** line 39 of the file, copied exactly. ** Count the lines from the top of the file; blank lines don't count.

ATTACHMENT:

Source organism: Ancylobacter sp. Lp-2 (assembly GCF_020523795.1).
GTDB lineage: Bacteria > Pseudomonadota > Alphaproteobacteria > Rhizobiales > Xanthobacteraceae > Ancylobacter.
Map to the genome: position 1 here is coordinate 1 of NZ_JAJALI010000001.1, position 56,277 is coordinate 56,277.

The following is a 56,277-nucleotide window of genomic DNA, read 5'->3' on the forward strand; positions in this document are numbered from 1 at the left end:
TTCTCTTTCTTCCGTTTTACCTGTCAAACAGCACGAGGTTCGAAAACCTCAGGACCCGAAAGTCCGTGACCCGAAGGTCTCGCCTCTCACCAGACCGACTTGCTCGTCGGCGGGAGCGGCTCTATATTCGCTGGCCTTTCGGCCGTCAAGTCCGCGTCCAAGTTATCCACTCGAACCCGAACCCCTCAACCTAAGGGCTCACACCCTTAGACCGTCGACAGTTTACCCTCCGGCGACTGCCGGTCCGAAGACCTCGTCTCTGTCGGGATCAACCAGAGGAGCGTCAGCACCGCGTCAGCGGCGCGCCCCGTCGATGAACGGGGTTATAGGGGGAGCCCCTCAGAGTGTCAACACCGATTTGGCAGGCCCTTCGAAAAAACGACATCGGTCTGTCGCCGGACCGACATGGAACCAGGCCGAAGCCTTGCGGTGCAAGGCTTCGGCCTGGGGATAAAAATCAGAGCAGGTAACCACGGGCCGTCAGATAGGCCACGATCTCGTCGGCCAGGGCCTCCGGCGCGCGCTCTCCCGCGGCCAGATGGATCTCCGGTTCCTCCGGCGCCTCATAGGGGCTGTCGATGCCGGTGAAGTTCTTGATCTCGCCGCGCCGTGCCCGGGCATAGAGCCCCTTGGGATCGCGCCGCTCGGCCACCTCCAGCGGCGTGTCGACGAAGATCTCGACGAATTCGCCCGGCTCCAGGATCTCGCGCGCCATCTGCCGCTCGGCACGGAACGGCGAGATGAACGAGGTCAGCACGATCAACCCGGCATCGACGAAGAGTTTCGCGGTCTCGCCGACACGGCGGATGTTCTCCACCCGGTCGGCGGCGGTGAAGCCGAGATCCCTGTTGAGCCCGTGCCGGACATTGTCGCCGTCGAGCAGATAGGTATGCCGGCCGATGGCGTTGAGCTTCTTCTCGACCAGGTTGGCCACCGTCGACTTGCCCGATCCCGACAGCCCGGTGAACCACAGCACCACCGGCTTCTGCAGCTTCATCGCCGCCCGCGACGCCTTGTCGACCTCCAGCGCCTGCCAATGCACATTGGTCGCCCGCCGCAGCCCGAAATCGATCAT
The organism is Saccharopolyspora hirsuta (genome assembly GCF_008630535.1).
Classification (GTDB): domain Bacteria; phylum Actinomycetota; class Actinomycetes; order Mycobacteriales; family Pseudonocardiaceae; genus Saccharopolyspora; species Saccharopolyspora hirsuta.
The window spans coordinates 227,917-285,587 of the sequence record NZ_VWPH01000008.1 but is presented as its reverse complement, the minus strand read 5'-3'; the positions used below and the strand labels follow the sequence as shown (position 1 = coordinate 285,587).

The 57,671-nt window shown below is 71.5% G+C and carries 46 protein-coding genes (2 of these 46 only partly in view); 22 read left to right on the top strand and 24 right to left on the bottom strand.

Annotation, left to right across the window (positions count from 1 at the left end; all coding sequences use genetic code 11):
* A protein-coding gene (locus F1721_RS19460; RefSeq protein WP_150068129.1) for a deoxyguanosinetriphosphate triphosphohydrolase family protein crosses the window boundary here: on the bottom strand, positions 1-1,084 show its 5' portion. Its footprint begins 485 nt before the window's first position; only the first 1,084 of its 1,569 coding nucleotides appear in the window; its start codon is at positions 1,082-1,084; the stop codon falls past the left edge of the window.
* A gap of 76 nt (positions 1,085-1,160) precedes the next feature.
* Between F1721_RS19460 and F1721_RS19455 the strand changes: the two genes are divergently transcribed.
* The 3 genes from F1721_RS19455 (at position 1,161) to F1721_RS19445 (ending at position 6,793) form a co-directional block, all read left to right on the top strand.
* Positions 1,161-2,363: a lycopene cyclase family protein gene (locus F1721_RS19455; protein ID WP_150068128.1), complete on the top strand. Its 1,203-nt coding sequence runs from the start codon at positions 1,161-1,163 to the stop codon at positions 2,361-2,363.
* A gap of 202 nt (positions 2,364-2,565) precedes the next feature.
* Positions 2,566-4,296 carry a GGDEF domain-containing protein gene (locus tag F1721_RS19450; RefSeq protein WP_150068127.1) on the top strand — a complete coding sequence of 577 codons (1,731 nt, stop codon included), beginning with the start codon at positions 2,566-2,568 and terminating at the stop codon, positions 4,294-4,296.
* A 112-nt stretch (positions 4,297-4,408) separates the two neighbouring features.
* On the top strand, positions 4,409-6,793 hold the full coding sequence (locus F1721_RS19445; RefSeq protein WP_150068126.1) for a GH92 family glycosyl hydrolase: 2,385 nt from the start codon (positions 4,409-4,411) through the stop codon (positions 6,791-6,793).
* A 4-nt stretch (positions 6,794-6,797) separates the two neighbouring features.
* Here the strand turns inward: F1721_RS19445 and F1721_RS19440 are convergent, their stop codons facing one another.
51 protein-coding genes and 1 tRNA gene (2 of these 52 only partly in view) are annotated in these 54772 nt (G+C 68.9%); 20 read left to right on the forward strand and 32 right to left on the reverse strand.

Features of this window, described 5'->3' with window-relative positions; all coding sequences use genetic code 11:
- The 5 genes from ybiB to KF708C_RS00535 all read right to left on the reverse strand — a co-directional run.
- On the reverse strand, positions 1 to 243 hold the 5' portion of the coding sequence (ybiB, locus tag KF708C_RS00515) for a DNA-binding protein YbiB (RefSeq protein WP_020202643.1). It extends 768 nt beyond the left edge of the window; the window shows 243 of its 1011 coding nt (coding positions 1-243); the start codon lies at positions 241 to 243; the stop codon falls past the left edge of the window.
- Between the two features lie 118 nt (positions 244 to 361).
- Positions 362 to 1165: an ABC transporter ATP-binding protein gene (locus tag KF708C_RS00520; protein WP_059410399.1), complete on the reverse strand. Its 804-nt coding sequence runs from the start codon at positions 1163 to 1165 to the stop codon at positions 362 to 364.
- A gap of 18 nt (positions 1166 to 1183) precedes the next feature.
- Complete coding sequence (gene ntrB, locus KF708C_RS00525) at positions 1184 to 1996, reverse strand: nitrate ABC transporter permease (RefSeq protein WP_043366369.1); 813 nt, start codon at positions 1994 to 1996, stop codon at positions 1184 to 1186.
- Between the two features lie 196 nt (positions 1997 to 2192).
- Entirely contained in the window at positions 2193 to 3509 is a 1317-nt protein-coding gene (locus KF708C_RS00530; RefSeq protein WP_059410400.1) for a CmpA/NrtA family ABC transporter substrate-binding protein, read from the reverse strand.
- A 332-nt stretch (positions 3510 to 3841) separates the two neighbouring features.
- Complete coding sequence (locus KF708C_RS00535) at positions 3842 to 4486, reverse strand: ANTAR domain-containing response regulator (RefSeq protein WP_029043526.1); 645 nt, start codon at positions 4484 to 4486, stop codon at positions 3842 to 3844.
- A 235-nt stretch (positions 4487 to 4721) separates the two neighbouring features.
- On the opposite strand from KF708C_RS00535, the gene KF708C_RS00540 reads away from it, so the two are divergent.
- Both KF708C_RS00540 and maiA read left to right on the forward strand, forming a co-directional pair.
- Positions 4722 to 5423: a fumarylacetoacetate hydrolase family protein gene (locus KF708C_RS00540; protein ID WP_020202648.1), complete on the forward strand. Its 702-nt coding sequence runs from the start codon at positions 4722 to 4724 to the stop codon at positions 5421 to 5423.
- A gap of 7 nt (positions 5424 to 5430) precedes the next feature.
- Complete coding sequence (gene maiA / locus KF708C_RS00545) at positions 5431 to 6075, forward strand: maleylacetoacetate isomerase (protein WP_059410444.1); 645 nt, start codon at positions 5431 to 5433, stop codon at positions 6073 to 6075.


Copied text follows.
- Complete coding sequence (gene maiA / locus KF708C_RS00545) at positions 5431 to 6075, forward strand: maleylacetoacetate isomerase (protein WP_059410444.1); 645 nt, start codon at positions 5431 to 5433, stop codon at positions 6073 to 6075.